Academic journal article Health Care Financing Review

Medicaid Disproportionate Share and Other Special Financing Programs

Academic journal article Health Care Financing Review

Medicaid Disproportionate Share and Other Special Financing Programs

Article excerpt


One of the major factors causing the rapid growth of Medicaid expenditures from 1989 to 1992 was the increasing State use of DSH and related special financing programs, such as provider-specific taxes and IGTs. Similarly, the key reason for stabilized Medicaid spending growth in 1993 was the implementation of the cap on DSH payments (Coughlin, Ku, and Holahan, 1994; Winterbottom, Liska, and Obermaier, 1995). DSH payments were developed to help hospitals that provided disproportionate shares of care to the poor. But by the late 1980s and early 1990s, DSH payments became linked to provider taxes and related contributions as a strategy to increase Federal payments to States.

A hypothetical example illustrates how typical programs operate (Figure 1). Hospitals pay $50 million in taxes or IGTs to the State. The State, in turn, makes $60 million in DSH payments to hospitals. That is, hospitals receive $10 million more than they would without the program.(1) The State earns Federal matching funds based on the Medicaid DSH expenditure of $60 million. If the State has a 50-percent matching rate, it receives $30 million of Federal funds. Because the State gained $80 million in revenue ($50 million from hospitals and $30 million from the Federal Government) and makes $60 million in DSH payments, it has a net gain of $20 million. The net cost to the Federal Government is $30 million.

Special financing programs allowed States to increase Federal revenue while limiting the level of State-appropriated funds used for Medicaid. In 1993, DSH payments nationwide were about $17 billion and accounted for about 1 out of every 7 dollars spent in the Medicaid program. Put another way, Medicaid DSH payments in 1993 were roughly equal to the sum of Medicaid spending for all physician, laboratory, X-ray, outpatient, and clinic services (Winterbottom, Liska, and Obermaier, 1995).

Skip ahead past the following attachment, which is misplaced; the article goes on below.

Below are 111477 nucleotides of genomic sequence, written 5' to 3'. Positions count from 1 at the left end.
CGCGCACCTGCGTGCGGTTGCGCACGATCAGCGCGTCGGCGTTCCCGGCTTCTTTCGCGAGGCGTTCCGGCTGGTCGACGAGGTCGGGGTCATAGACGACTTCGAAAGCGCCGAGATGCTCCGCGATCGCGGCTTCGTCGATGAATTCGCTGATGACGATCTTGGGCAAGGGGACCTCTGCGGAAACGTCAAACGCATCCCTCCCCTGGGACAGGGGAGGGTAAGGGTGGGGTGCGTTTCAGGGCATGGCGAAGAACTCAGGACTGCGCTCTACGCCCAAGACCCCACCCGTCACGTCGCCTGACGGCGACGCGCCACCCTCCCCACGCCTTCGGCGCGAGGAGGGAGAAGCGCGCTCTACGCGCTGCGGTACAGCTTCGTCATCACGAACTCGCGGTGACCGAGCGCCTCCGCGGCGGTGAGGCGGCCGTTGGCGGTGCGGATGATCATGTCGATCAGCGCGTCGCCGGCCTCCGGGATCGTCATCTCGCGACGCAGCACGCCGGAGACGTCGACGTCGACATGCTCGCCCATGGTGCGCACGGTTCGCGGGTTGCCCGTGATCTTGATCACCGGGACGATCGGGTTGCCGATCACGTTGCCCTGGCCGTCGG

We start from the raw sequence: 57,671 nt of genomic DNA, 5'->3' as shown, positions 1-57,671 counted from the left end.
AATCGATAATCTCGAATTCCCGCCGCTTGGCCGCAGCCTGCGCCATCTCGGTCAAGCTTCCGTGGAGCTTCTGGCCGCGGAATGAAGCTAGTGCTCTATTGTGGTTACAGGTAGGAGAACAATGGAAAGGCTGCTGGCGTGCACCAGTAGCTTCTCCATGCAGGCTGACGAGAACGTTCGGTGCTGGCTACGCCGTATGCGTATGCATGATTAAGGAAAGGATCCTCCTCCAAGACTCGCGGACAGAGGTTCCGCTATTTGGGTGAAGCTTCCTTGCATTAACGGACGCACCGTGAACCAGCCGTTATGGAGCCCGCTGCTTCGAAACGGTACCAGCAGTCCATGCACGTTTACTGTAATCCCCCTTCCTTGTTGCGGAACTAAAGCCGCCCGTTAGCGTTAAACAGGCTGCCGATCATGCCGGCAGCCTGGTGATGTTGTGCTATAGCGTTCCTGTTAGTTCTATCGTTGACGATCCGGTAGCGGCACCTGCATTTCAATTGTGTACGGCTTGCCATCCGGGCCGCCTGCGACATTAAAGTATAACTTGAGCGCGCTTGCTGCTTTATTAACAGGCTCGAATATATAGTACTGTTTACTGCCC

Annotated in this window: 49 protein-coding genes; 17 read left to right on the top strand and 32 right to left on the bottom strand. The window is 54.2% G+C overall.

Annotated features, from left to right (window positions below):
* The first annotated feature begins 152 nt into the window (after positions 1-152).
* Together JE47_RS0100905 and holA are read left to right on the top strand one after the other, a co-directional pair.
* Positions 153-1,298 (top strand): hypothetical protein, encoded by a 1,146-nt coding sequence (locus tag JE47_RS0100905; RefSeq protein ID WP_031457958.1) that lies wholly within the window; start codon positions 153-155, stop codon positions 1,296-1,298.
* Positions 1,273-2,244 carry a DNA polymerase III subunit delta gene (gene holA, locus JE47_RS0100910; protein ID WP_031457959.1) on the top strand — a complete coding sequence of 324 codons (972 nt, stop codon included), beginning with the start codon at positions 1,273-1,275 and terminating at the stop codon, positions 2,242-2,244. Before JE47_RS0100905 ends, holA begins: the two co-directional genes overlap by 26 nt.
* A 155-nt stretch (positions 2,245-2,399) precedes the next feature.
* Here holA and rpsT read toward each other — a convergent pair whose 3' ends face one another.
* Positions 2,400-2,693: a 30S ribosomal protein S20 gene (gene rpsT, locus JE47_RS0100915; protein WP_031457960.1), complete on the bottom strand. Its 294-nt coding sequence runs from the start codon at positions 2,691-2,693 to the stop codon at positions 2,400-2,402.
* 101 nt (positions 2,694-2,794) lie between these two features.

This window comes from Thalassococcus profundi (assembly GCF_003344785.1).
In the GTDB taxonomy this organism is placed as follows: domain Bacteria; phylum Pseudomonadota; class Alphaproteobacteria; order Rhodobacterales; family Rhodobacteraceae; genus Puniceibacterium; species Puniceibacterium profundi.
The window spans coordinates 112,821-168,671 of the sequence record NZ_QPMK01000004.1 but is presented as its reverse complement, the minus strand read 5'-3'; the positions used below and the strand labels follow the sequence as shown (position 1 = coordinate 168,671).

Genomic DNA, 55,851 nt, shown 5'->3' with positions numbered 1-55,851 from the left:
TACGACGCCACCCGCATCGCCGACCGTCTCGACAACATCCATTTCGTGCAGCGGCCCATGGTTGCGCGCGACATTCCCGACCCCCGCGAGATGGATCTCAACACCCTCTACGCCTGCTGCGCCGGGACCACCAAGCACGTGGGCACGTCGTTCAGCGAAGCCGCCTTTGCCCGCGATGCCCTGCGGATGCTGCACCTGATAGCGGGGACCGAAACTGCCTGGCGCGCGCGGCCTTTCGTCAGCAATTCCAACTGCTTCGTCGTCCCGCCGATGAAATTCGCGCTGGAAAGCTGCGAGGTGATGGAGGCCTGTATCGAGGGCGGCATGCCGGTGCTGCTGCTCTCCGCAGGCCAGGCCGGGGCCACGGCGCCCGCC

In addition to the large fiscal effects of DSH payments, broader public finance questions arose. When the Bush Administration criticized these programs, States questioned the Federal Government's authority to determine what counts as a "State dollar." Although these issues were subsequently settled through legislation, the debate crystallized concerns about delineating appropriate Federal versus State obligations in paying for health care. By shifting costs to the Federal Government, States essentially shifted costs to taxpayers in other States. The Federal-State financing design of Medicaid permits this based on the Federal Medicaid Assistance Percentage (FMAP), but these programs effectively increased the Federal matching rate for Medicaid beyond FMAP levels in many States.

Because special financing programs account for such a large share of Medicaid spending, they are potentially a major funding source for health care reform. Most of the major health reform proposals debated in the last session of Congress called for either eliminating DSH payments or greatly limiting them and using the funds for insurance subsidies. The rationale was that, as more people became insured under reform, the need to pay hospitals additional money to defray the cost of uncompensated care would dissipate. Similarly, States are looking at Medicaid DSH funds as a way to help pay for health reform. Indeed, some States are already reprogramming DSH dollars to extend Medicaid protection to the uninsured as part of broad Medicaid section 1115 waivers.

The complicated flow of funds between providers, States, and the Federal Government makes it difficult to discern how much is actually spent for medical care in State Medicaid programs. For example, in Figure 1 the hospitals received $60 million in DSH payments, but actually only gained $10 million. Financial reports, such as the HCFA Form-64, would indicate that $60 million more was spent for hospital care, not $10 million.

Although special financing programs have received great attention in recent years, little is known about them. …

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